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Note to Fed: Money can't buy you jobs

  • By Irwin Kellner,
  • MarketWatch
  • – 08/26/2014
  • Economic Insight
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At Jackson Hole, Federal Reserve Chair Janet Yellen addressed all the problems afflicting the labor market today except one: They can't be solved by monetary policy.

Ms. Yellen went into chapter and verse in discussing why the current labor market differs from those of the past. She compared today's stats with the numbers that prevailed at the end of the Great Recession, the previous economic peak, and other times in the past.

She discussed cyclical trends in the labor force, as well as those she considers structural in nature. Her address before the assembled group was a very thorough analysis of the problems extant, but it offered not even a hint of a cure.

She focused on how demographics determine people's willingness to look for work. Yellen also noted how the shift to a service economy influenced the kinds of jobs being offered to people, such as part-time and temporary work instead of full-time permanent positions.

Now you know as well as I do that monetary policy can't change either trend. Nor for that matter can fiscal policy.

Of course, it is always possible to rev up the economy to the point where it overheats. This might create a few more jobs at the risk of generating a rise in the rate of inflation. This in turn would validate the concerns of the inflation hawks, who have been warning about inflation flaring up for some time.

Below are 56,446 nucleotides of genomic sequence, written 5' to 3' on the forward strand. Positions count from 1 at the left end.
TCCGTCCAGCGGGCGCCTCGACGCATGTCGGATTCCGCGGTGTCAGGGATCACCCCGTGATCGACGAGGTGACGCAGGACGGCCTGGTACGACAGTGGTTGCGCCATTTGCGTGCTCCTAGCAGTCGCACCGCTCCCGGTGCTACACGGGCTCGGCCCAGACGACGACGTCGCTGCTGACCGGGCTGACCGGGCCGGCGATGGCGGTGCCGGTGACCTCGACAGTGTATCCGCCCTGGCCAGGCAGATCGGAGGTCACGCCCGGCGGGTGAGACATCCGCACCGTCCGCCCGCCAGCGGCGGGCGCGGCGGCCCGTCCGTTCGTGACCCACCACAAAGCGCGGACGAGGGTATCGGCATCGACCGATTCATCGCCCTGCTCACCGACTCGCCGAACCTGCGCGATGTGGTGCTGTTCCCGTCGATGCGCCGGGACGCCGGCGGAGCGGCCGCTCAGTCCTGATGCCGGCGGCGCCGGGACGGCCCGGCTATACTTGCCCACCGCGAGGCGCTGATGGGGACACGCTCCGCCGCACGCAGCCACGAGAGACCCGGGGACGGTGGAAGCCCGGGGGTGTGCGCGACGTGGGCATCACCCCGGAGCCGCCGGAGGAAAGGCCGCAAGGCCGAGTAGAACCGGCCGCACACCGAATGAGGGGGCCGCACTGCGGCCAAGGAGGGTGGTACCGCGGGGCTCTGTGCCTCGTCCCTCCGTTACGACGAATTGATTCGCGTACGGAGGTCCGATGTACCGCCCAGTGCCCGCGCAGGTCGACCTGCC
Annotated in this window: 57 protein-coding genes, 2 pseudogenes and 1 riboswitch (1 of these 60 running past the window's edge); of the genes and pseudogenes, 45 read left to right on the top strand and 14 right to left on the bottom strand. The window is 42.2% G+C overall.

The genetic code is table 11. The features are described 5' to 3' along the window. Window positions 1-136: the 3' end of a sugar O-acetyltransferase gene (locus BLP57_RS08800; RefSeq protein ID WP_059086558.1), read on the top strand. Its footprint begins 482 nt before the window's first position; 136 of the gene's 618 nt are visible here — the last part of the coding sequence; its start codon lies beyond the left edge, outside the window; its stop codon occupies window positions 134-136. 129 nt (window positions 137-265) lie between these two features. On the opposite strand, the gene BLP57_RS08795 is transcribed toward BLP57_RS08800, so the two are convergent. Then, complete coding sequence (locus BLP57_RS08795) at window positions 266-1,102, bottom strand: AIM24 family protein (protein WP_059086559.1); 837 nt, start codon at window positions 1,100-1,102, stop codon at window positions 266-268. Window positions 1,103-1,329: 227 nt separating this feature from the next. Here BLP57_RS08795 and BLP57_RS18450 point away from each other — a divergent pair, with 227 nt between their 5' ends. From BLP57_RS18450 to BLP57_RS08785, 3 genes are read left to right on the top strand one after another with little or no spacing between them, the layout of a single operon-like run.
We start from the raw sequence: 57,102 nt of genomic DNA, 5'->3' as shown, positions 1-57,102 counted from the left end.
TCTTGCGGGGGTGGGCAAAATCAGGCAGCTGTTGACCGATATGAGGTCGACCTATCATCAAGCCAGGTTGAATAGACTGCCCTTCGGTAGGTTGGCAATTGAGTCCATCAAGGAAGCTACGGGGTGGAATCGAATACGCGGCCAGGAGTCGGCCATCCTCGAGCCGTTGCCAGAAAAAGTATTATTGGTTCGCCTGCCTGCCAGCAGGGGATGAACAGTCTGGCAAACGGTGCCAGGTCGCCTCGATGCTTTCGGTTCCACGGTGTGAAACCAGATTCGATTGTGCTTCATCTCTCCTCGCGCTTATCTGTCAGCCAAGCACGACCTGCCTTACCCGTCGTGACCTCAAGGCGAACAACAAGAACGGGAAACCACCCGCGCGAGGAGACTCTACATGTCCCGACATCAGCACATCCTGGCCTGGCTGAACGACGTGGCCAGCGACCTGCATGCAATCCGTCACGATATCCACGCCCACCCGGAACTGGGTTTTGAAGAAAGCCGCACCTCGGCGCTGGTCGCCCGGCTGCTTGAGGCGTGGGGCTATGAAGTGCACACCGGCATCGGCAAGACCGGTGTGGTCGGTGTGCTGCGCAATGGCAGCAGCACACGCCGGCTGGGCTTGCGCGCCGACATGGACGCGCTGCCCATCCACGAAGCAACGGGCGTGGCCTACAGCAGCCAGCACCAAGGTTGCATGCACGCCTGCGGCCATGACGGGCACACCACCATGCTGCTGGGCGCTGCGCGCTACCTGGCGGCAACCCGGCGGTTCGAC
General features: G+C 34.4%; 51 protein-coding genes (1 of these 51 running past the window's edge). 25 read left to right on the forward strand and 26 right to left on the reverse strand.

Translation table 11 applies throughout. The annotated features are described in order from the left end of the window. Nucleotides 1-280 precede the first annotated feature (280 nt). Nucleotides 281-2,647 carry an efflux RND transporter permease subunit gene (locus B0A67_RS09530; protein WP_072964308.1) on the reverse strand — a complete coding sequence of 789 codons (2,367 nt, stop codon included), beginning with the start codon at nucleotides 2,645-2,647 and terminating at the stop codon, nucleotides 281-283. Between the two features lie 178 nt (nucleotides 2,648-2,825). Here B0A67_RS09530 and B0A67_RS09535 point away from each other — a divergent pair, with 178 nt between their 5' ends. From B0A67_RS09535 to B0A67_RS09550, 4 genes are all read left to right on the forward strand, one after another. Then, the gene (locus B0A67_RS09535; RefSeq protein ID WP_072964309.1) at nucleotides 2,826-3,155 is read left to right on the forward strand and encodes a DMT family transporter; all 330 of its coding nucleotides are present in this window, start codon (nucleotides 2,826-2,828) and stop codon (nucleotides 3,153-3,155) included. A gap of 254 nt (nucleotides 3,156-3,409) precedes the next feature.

Perhaps they see the endgame to Yellen's repeated statements that the doves don't. After all, she continues to opine about stronger demand for labor offsetting some of these cyclical and structural trends. My question is, where will such growth come from? Yellen had no answer other than to suggest that monetary policy will remain easy.

Actually, monetary policy is about as easy as it can get. Short-term interest rates are at record lows, while long yields are depressed as well.

Even if there was room to ease, the literature tells us that monetary policy alone is not the best, most efficient way to boost economic growth. As I have pointed out in these columns many times before, monetary policy is good at restraint, while fiscal policy is what is needed to boost growth.

There is no doubt that if the economy needs a boost, lots of liquidity and low interest rates must be present. However, as we are seeing today — a period of the easiest monetary policy in recent memory — this is not enough. Fiscal policy must do the heavy lifting via tax cuts and spending increases. Unfortunately we have the opposite today, and this is offsetting the massive monetary ease.

Thus, Yellen's talk should be regarded as a message to the president and the Congress to get their act together and loosen fiscal policy. Then and only then can she even think about hiking interest rates.

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Content for this page, unless otherwise indicated with a Fidelity pyramid logo, is published or selected by Fidelity Interactive Content Services LLC ("FICS"), a Fidelity company with main offices in New York, New York. All Web pages that are published by FICS will contain this legend. FICS was established to present users with objective news, information, data and guidance on personal finance topics drawn from a diverse collection of sources including affiliated and non-affiliated financial services publications and FICS-created content. Content selected and published by FICS drawn from affiliated Fidelity companies is labeled as such. FICS selected content is not intended to provide tax, legal, insurance or investment advice and should not be construed as an offer to sell, a solicitation of an offer to buy, or a recommendation for any security by any Fidelity entity or any third-party. Quotes are delayed unless otherwise noted. FICS is owned by FMR LLC and is an affiliate of Fidelity Brokerage Services LLC. Terms of use for Third-Party Content and Research.
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